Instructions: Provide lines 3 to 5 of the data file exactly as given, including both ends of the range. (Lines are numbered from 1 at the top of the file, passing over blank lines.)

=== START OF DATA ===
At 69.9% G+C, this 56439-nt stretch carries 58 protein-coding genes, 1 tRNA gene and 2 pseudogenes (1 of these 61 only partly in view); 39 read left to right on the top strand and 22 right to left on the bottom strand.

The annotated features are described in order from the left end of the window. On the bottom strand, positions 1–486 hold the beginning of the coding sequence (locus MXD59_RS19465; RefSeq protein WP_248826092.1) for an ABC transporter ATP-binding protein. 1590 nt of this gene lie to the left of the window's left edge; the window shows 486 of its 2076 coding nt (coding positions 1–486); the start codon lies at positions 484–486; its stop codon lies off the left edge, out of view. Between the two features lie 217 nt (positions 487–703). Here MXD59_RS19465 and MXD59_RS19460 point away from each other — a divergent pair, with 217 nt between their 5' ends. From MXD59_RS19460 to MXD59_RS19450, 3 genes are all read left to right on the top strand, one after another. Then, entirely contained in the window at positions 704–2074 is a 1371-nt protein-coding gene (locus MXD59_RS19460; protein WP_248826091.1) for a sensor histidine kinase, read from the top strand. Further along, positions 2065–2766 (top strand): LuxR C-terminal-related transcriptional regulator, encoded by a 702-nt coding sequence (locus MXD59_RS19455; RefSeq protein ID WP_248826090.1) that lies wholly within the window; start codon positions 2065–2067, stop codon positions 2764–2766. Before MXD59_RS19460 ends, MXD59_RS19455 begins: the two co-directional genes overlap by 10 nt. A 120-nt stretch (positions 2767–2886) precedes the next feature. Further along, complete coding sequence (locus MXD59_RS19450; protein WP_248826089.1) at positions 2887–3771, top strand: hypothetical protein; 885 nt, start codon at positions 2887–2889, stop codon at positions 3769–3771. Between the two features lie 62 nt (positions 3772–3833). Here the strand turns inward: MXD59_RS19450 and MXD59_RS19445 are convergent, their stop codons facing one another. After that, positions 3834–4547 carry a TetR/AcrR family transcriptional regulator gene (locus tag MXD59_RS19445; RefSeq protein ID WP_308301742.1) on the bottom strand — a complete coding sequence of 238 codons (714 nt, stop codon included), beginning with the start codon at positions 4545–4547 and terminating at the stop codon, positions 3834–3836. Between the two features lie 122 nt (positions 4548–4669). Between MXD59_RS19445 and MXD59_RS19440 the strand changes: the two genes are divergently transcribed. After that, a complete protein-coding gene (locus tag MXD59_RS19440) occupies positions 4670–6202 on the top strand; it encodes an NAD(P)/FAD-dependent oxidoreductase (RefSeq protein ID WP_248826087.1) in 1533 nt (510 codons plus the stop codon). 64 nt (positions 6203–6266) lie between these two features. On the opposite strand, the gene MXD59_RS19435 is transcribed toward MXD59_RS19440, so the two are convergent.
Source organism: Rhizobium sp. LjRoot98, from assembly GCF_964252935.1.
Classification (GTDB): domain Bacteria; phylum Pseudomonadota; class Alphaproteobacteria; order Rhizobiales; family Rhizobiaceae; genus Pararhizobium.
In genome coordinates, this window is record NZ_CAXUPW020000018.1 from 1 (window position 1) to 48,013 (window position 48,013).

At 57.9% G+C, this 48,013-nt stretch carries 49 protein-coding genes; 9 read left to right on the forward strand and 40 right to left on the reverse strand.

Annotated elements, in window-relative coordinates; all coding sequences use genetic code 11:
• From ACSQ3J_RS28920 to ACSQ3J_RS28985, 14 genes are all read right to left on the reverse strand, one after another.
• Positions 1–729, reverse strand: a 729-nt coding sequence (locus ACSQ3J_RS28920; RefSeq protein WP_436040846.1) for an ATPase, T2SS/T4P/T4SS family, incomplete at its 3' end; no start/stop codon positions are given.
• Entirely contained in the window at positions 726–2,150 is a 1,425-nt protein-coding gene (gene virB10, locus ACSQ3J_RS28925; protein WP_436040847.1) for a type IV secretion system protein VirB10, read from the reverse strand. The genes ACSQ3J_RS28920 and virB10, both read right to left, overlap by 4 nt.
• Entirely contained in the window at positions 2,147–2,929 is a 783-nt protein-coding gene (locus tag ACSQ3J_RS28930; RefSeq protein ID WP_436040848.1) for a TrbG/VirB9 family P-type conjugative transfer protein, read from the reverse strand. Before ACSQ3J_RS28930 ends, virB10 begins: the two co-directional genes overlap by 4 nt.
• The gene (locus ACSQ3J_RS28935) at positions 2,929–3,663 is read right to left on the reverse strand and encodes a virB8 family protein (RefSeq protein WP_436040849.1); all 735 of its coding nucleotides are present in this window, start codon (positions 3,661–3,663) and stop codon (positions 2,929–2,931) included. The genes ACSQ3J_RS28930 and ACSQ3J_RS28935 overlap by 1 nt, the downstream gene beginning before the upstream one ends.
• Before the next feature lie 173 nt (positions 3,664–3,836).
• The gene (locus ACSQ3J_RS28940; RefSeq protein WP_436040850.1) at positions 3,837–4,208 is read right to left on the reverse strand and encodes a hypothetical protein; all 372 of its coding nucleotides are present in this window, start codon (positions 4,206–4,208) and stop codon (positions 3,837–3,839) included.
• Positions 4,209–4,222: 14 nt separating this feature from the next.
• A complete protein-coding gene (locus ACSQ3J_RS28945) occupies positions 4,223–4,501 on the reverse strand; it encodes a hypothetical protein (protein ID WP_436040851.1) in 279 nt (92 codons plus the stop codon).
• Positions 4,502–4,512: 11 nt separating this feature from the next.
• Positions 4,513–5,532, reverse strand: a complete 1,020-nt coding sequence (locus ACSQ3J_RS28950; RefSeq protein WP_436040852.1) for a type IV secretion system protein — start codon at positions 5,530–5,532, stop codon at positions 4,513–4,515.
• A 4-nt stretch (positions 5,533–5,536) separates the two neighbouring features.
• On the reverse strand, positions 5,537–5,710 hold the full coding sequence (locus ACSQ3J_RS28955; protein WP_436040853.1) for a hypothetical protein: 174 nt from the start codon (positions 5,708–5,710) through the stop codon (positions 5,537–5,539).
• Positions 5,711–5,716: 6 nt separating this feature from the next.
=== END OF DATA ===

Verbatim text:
Source organism: Rhizobium sp. LjRoot98, from assembly GCF_964252935.1.
Classification (GTDB): domain Bacteria; phylum Pseudomonadota; class Alphaproteobacteria; order Rhizobiales; family Rhizobiaceae; genus Pararhizobium.
In genome coordinates, this window is record NZ_CAXUPW020000018.1 from 1 (window position 1) to 48,013 (window position 48,013).